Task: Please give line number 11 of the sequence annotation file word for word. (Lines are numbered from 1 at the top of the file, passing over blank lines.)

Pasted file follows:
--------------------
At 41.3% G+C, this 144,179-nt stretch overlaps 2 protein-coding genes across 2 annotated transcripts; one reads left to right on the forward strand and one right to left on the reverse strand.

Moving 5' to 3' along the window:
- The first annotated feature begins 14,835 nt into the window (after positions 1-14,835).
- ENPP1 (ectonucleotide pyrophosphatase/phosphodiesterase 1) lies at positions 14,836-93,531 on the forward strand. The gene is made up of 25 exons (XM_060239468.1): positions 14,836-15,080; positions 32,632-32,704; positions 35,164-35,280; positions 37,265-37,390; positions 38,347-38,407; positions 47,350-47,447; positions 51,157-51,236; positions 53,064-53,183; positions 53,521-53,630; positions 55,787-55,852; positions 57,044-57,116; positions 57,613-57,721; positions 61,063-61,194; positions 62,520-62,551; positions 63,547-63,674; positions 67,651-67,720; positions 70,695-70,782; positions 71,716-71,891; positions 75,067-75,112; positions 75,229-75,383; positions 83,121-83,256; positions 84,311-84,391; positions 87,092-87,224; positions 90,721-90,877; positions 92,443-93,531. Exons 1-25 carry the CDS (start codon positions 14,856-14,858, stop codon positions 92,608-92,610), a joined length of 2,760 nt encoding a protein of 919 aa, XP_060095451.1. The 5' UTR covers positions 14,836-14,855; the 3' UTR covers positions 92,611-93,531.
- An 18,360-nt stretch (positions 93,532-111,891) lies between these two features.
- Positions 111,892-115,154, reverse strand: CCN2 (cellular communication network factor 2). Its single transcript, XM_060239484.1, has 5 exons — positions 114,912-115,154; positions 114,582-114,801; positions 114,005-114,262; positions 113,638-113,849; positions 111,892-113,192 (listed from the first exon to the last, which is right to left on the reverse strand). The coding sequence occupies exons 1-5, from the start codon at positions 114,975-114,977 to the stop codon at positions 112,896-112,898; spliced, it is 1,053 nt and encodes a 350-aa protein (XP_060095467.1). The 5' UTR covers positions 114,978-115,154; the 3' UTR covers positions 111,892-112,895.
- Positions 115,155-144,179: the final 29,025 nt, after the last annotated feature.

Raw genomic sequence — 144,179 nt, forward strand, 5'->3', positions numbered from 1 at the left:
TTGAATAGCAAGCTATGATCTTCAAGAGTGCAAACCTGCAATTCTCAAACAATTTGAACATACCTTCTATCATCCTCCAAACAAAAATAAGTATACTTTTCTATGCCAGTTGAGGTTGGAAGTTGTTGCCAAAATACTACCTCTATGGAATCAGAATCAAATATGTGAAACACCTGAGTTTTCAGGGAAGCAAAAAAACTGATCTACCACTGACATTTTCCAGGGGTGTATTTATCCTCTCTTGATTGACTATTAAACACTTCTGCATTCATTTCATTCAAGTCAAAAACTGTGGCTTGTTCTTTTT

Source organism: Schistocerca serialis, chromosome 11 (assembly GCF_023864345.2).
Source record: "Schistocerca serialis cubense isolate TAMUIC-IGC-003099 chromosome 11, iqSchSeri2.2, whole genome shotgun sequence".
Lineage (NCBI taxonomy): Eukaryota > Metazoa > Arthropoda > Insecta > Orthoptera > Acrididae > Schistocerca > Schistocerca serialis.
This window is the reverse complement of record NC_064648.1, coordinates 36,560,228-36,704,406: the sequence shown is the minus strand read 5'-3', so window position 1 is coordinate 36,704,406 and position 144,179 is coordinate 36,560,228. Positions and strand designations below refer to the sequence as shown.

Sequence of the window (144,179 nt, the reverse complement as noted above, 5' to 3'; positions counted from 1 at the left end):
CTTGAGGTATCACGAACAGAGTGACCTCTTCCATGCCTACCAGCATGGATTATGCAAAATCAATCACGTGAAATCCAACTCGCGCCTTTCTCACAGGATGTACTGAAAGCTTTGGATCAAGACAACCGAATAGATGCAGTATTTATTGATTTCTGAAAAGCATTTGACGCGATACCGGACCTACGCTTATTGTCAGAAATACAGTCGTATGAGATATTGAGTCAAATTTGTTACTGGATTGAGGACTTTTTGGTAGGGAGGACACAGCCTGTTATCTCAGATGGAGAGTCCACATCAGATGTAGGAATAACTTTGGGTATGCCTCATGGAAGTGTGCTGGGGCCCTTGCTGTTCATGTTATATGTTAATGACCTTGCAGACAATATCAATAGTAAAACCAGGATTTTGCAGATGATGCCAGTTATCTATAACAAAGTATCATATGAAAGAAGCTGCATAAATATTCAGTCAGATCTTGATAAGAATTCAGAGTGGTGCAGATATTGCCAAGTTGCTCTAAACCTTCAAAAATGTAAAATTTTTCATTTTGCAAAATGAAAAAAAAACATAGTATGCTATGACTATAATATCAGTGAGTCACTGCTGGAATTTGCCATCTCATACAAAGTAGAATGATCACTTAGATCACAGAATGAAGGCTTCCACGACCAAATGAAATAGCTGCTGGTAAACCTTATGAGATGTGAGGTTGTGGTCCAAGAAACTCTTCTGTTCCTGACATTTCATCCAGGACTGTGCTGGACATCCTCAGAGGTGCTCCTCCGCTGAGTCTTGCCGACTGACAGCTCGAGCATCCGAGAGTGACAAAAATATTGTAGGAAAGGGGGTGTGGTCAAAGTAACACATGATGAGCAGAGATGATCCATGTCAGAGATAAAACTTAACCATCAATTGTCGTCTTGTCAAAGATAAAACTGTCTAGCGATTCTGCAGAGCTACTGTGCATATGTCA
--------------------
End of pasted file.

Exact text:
Source record: "Schistocerca serialis cubense isolate TAMUIC-IGC-003099 chromosome 11, iqSchSeri2.2, whole genome shotgun sequence".